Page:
Allison Aubrey

Allison Aubrey is a correspondent for NPR News. She contributes to The Salt, NPR's James Beard award-winning food blog. And her stories can be heard on Morning Edition and All Things Considered. She's host of the NPR video series Tiny Desk Kitchen and has contributed to Shots, NPR's health blog.

Through her reporting Aubrey can focus on her curiosities about food and culture. She has investigated the nutritional, and taste, differences between grass fed and corn feed beef. Aubrey looked into the hype behind the claims of antioxidants in berries and the claim that honey is a cure-all for allergies.

In 2009, Aubrey was awarded both the American Society for Nutrition's Media Award for her reporting on food and nutrition. She was honored with the 2006 National Press Club Award for Consumer Journalism in radio and earned a 2005 Medical Evidence Fellowship by the Massachusetts Institute of Technology and the Knight Foundation. She was a 2009 Kaiser Media Fellow in focusing on health.

Joining NPR in 1998 as a general assignment reporter Aubrey spent five years covering environmental policy, as well as contributing to coverage of Washington, D.C., for NPR's National Desk.

Before coming to NPR, Aubrey was a reporter for PBS' NewsHour. She has worked in a variety of positions throughout the television industry.

Aubrey received her bachelor's of arts degree from Denison University in Granville, OH, and a master's of arts degree from Georgetown University in Washington, D.C.

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The Salt
2:00 am
Tue November 5, 2013

For Mind And Body: Study Finds Mediterranean Diet Boosts Both

A crostini of smoked trout, hard-boiled egg, aioli and roe at The Red Hen in Washington, D.C. Owner/Chef Michael Friedman says Mediterranean cooking is simply a tweaking of basic cooking ideas.
Courtesy of Brian Oh

Originally published on Fri November 8, 2013 10:36 am

For all of us nearing middle age, or slogging through it, yes, there is a benefit in eating a Mediterranean-style diet rich in fish, nuts, vegetables and fruit.

A new study published in the Annals of Internal Medicine finds that women who followed this pattern of eating in their 50s were about 40 percent more likely to reach the later decades without developing chronic diseases and memory or physical problems, compared to women who didn't eat as well.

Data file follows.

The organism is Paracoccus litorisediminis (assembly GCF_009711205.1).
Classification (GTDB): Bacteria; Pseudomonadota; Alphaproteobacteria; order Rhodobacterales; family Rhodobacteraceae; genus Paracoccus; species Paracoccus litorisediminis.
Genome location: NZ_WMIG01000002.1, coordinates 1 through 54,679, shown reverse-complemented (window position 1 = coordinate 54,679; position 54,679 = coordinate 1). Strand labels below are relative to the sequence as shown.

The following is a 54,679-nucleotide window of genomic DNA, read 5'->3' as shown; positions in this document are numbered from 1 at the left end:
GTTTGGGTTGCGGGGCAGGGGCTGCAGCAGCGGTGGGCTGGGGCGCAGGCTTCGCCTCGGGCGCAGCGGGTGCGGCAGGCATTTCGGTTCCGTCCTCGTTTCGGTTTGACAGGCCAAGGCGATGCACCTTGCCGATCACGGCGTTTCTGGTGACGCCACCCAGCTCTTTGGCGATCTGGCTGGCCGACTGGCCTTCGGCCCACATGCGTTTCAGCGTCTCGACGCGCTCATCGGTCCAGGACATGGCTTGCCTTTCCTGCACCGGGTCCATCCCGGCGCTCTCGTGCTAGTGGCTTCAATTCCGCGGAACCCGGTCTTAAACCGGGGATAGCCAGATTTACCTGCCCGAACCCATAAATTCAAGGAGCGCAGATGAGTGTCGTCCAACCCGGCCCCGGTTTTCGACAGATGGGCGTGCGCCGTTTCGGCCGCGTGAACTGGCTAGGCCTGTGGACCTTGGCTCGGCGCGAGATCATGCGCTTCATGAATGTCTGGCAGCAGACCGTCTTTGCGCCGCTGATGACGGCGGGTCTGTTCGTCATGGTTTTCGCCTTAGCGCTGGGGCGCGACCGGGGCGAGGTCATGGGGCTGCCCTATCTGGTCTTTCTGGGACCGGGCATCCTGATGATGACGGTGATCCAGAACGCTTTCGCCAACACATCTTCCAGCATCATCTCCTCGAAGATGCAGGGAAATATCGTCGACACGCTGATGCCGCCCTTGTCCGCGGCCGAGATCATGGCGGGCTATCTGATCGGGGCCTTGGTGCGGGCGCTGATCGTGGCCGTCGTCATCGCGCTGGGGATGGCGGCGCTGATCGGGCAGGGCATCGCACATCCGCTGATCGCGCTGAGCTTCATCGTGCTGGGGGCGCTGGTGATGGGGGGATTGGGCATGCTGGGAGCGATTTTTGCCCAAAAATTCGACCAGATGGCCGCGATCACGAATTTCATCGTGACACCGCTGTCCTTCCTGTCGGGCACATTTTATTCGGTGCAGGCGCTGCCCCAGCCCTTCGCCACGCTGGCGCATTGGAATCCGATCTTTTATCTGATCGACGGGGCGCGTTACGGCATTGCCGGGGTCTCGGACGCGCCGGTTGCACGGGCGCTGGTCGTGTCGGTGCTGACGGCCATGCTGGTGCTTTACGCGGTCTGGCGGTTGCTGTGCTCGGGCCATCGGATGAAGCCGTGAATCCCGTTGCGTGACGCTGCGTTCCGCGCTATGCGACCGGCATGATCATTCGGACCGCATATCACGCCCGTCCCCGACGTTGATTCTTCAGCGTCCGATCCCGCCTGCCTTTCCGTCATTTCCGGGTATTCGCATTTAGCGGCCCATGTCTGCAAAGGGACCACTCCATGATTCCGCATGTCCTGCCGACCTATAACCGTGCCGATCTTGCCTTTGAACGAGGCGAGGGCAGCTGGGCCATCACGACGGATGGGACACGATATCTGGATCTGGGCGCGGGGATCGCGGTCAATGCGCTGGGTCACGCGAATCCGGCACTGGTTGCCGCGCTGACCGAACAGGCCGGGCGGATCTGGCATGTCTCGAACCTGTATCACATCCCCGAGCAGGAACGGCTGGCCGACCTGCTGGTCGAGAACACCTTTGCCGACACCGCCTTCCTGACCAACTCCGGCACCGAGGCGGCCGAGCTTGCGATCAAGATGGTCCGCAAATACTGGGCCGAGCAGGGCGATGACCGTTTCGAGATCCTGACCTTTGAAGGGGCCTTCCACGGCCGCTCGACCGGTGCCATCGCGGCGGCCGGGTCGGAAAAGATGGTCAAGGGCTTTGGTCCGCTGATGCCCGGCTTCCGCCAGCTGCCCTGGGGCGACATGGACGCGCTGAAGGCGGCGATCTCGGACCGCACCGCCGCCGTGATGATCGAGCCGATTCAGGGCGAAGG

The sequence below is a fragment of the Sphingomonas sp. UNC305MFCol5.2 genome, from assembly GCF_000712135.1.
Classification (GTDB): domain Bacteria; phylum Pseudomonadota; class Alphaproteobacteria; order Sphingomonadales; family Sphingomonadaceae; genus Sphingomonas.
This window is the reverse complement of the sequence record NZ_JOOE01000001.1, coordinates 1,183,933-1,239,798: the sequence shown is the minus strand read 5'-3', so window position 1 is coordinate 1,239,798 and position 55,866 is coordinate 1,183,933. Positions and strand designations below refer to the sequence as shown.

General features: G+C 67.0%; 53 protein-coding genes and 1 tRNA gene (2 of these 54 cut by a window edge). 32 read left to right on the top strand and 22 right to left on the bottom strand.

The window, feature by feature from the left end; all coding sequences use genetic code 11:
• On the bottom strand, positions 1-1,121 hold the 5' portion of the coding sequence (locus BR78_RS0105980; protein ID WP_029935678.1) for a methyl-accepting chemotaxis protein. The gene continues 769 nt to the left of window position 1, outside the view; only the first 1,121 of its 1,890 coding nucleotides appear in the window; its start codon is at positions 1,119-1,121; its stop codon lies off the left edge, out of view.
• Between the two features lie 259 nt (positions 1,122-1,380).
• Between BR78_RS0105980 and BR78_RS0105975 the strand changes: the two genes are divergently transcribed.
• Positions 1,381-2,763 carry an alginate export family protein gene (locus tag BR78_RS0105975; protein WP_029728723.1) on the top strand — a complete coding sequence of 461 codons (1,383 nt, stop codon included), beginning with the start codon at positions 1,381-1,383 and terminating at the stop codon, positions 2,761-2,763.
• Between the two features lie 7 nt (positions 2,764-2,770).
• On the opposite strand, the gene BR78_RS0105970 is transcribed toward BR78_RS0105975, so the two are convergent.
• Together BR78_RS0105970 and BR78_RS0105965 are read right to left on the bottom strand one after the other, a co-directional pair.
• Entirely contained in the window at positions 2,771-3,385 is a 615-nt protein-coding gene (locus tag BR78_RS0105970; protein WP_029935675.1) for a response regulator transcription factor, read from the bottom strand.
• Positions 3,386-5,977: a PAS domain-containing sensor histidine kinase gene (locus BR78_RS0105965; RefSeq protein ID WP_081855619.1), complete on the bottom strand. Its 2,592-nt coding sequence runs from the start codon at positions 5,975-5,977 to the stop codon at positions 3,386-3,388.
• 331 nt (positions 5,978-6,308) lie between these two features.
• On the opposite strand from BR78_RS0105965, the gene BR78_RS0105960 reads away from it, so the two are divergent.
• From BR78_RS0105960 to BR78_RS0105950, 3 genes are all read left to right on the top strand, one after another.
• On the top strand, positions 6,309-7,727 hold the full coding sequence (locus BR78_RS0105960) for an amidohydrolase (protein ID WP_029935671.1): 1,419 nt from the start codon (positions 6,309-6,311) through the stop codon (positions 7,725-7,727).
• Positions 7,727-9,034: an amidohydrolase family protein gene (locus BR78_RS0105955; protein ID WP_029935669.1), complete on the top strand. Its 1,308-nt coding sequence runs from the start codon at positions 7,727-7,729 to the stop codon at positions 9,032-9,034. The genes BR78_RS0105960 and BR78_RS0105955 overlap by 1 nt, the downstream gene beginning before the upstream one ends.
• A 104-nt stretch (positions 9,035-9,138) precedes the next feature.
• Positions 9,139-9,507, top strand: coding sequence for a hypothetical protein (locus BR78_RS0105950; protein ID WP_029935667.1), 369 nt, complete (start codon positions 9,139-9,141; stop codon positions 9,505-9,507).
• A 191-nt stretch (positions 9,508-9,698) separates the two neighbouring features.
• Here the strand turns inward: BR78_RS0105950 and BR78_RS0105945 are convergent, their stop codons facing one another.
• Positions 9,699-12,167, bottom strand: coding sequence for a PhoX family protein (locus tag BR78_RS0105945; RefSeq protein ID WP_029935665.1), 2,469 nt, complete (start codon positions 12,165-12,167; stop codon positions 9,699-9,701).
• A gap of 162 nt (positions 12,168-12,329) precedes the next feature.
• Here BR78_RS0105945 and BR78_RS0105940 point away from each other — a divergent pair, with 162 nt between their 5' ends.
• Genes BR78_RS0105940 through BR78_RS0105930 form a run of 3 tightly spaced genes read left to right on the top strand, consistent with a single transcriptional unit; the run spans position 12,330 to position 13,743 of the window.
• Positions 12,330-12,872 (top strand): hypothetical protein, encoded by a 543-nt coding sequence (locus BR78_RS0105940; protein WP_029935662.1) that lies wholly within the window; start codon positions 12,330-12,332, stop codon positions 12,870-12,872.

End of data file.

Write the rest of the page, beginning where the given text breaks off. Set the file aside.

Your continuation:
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The Salt
9:06 am
Mon October 28, 2013

Buffett Family Puts Money Where Their Mouth Is: Food Security

Warren Buffett (left), Howard G. Buffett (center) and grandson Howard W. Buffett collaborated on a book about the challenges of feeding more than 2 billion more mouths by 2050.
Scott Eells/Bloomberg Bloomberg via Getty Images

Originally published on Mon October 28, 2013 1:06 pm

Oh, what a job. You've got $3 billion to address society's most intractable problems. So what do you do?

If you're philanthropist Howard G. Buffett, son of famed investor Warren Buffett, you set a deadline: 40 years.

And you move at "fast-forward" speed (that's the way Warren describes his son's pace) to steer the most vulnerable people on Earth towards a future where food production is efficient, plentiful and affordable.

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Around the Nation
3:52 am
Wed October 2, 2013

Day 2 Of Government Shutdown Affects Variety Of Workers

Originally published on Wed October 2, 2013 6:09 am

Some federal employees have to work despite the closure, while others have been told not to report to work. On Morning Edition, we hear some voices of folks who have already felt the impact of the shutdown. They say they feel "frustrated," and think the partial shutdown is "ridiculous."

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The Salt
2:34 am
Mon September 30, 2013

To Get The Benefits Of Olive Oil, Fresh May Be Best

Experts say lots of factors determine how quickly an oil deteriorates — from the variety of the olives, to how the oil is produced and stored.
Matthias Schrader AP

Originally published on Fri October 4, 2013 5:17 pm

The Mediterranean diet is a pattern of eating that lately has become a darling of medical researchers. It includes vegetables and grains, not so much meat and, of course, generous portions of olive oil.

Mary Flynn, an associate professor of medicine at Brown University, says the evidence that olive oil is good for your heart has never been more clear. "Olive oil is a very healthy food," she says. "I consider it more medicine than food."

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The Salt
4:44 pm
Thu September 12, 2013

No Bitter Pill: Doctors Prescribe Fruits And Veggies

Johanna Terron, 14, has lost over 20 pounds over the past year. She receives a prescription for fruits and vegetables from her pediatrician at Lincoln Hospital.
Allison Aubrey NPR

Originally published on Tue September 17, 2013 2:21 pm

It was the Greeks who first counseled to let food be thy medicine. And, it seems, some doctors are taking this age-old advice to heart.

In New York City physicians are writing prescriptions for fresh fruits and vegetables. That's right, 'scripts for produce.

If you listen to my story on All Things Considered, you'll hear that the program is the creation of Wholesome Wave, a nonprofit that connects low-income people with local produce.

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